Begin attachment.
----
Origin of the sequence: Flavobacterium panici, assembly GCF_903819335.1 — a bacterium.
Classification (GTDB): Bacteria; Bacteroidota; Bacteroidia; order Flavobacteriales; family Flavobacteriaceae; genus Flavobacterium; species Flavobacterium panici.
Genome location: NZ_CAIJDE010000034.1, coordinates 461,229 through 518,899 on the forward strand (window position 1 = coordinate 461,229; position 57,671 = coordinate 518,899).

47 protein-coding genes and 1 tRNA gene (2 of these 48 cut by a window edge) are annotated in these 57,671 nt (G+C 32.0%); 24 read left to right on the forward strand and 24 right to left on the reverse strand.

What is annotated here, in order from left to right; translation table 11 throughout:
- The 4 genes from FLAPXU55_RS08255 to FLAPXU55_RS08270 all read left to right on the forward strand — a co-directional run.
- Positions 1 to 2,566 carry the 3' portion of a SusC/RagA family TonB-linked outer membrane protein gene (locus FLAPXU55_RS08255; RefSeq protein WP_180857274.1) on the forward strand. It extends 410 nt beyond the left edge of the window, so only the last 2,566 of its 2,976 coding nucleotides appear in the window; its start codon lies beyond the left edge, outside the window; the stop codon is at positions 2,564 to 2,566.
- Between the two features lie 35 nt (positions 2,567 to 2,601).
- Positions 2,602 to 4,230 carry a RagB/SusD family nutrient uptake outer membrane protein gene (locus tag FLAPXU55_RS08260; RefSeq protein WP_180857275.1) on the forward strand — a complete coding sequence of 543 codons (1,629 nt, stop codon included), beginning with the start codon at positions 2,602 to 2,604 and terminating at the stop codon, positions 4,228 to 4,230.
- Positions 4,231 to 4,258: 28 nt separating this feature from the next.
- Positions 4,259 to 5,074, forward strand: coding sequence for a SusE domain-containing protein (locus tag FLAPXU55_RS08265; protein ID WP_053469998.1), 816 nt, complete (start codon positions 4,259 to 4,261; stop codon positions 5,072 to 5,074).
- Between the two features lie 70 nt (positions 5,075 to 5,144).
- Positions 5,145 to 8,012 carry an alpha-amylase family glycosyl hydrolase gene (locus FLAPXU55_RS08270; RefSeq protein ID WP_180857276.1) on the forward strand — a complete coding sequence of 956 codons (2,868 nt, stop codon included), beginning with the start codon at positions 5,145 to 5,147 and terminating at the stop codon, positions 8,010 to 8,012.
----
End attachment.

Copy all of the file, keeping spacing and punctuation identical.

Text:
Origin of the sequence: Flavobacterium panici, assembly GCF_903819335.1 — a bacterium.
Classification (GTDB): Bacteria; Bacteroidota; Bacteroidia; order Flavobacteriales; family Flavobacteriaceae; genus Flavobacterium; species Flavobacterium panici.
Genome location: NZ_CAIJDE010000034.1, coordinates 461,229 through 518,899 on the forward strand (window position 1 = coordinate 461,229; position 57,671 = coordinate 518,899).

47 protein-coding genes and 1 tRNA gene (2 of these 48 cut by a window edge) are annotated in these 57,671 nt (G+C 32.0%); 24 read left to right on the forward strand and 24 right to left on the reverse strand.

What is annotated here, in order from left to right; translation table 11 throughout:
- The 4 genes from FLAPXU55_RS08255 to FLAPXU55_RS08270 all read left to right on the forward strand — a co-directional run.
- Positions 1 to 2,566 carry the 3' portion of a SusC/RagA family TonB-linked outer membrane protein gene (locus FLAPXU55_RS08255; RefSeq protein WP_180857274.1) on the forward strand. It extends 410 nt beyond the left edge of the window, so only the last 2,566 of its 2,976 coding nucleotides appear in the window; its start codon lies beyond the left edge, outside the window; the stop codon is at positions 2,564 to 2,566.
- Between the two features lie 35 nt (positions 2,567 to 2,601).
- Positions 2,602 to 4,230 carry a RagB/SusD family nutrient uptake outer membrane protein gene (locus tag FLAPXU55_RS08260; RefSeq protein WP_180857275.1) on the forward strand — a complete coding sequence of 543 codons (1,629 nt, stop codon included), beginning with the start codon at positions 2,602 to 2,604 and terminating at the stop codon, positions 4,228 to 4,230.
- Positions 4,231 to 4,258: 28 nt separating this feature from the next.
- Positions 4,259 to 5,074, forward strand: coding sequence for a SusE domain-containing protein (locus tag FLAPXU55_RS08265; protein ID WP_053469998.1), 816 nt, complete (start codon positions 4,259 to 4,261; stop codon positions 5,072 to 5,074).
- Between the two features lie 70 nt (positions 5,075 to 5,144).
- Positions 5,145 to 8,012 carry an alpha-amylase family glycosyl hydrolase gene (locus FLAPXU55_RS08270; RefSeq protein ID WP_180857276.1) on the forward strand — a complete coding sequence of 956 codons (2,868 nt, stop codon included), beginning with the start codon at positions 5,145 to 5,147 and terminating at the stop codon, positions 8,010 to 8,012.